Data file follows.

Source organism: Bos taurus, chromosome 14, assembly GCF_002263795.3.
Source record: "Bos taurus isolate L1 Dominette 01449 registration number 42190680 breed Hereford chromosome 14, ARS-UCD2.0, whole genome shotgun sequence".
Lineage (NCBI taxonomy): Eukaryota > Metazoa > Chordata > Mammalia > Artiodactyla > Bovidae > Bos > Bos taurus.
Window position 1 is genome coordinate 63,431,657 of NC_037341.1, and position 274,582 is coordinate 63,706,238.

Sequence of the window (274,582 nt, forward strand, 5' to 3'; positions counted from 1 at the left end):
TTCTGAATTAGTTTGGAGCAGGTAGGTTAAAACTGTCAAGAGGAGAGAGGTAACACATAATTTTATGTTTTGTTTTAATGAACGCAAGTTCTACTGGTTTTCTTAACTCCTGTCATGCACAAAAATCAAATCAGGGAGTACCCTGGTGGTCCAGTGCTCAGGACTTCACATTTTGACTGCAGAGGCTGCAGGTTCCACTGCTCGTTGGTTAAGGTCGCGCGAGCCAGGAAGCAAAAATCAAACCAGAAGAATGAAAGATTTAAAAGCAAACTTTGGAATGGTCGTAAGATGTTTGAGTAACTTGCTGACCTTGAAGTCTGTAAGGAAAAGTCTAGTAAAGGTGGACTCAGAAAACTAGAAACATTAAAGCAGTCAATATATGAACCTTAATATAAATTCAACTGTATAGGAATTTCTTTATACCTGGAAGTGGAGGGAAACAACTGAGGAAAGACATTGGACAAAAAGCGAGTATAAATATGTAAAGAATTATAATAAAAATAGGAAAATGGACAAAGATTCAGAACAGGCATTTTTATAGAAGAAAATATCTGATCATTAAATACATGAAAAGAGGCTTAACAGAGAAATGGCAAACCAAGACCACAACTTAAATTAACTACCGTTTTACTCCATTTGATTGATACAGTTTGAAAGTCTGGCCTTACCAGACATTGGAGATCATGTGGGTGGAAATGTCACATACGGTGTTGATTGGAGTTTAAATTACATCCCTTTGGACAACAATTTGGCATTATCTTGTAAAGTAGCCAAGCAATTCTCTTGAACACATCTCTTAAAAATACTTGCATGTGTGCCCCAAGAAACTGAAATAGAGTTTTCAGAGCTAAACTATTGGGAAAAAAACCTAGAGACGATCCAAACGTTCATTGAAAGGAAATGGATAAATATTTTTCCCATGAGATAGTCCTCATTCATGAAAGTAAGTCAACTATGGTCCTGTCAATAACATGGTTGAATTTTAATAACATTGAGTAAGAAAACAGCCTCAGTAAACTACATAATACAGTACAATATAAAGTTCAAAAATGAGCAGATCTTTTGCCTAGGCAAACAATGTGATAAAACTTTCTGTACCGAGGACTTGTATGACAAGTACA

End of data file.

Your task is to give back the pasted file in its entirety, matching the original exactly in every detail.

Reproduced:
Source organism: Bos taurus, chromosome 14, assembly GCF_002263795.3.
Source record: "Bos taurus isolate L1 Dominette 01449 registration number 42190680 breed Hereford chromosome 14, ARS-UCD2.0, whole genome shotgun sequence".
Lineage (NCBI taxonomy): Eukaryota > Metazoa > Chordata > Mammalia > Artiodactyla > Bovidae > Bos > Bos taurus.
Window position 1 is genome coordinate 63,431,657 of NC_037341.1, and position 274,582 is coordinate 63,706,238.

Sequence of the window (274,582 nt, forward strand, 5' to 3'; positions counted from 1 at the left end):
TTCTGAATTAGTTTGGAGCAGGTAGGTTAAAACTGTCAAGAGGAGAGAGGTAACACATAATTTTATGTTTTGTTTTAATGAACGCAAGTTCTACTGGTTTTCTTAACTCCTGTCATGCACAAAAATCAAATCAGGGAGTACCCTGGTGGTCCAGTGCTCAGGACTTCACATTTTGACTGCAGAGGCTGCAGGTTCCACTGCTCGTTGGTTAAGGTCGCGCGAGCCAGGAAGCAAAAATCAAACCAGAAGAATGAAAGATTTAAAAGCAAACTTTGGAATGGTCGTAAGATGTTTGAGTAACTTGCTGACCTTGAAGTCTGTAAGGAAAAGTCTAGTAAAGGTGGACTCAGAAAACTAGAAACATTAAAGCAGTCAATATATGAACCTTAATATAAATTCAACTGTATAGGAATTTCTTTATACCTGGAAGTGGAGGGAAACAACTGAGGAAAGACATTGGACAAAAAGCGAGTATAAATATGTAAAGAATTATAATAAAAATAGGAAAATGGACAAAGATTCAGAACAGGCATTTTTATAGAAGAAAATATCTGATCATTAAATACATGAAAAGAGGCTTAACAGAGAAATGGCAAACCAAGACCACAACTTAAATTAACTACCGTTTTACTCCATTTGATTGATACAGTTTGAAAGTCTGGCCTTACCAGACATTGGAGATCATGTGGGTGGAAATGTCACATACGGTGTTGATTGGAGTTTAAATTACATCCCTTTGGACAACAATTTGGCATTATCTTGTAAAGTAGCCAAGCAATTCTCTTGAACACATCTCTTAAAAATACTTGCATGTGTGCCCCAAGAAACTGAAATAGAGTTTTCAGAGCTAAACTATTGGGAAAAAAACCTAGAGACGATCCAAACGTTCATTGAAAGGAAATGGATAAATATTTTTCCCATGAGATAGTCCTCATTCATGAAAGTAAGTCAACTATGGTCCTGTCAATAACATGGTTGAATTTTAATAACATTGAGTAAGAAAACAGCCTCAGTAAACTACATAATACAGTACAATATAAAGTTCAAAAATGAGCAGATCTTTTGCCTAGGCAAACAATGTGATAAAACTTTCTGTACCGAGGACTTGTATGACAAGTACA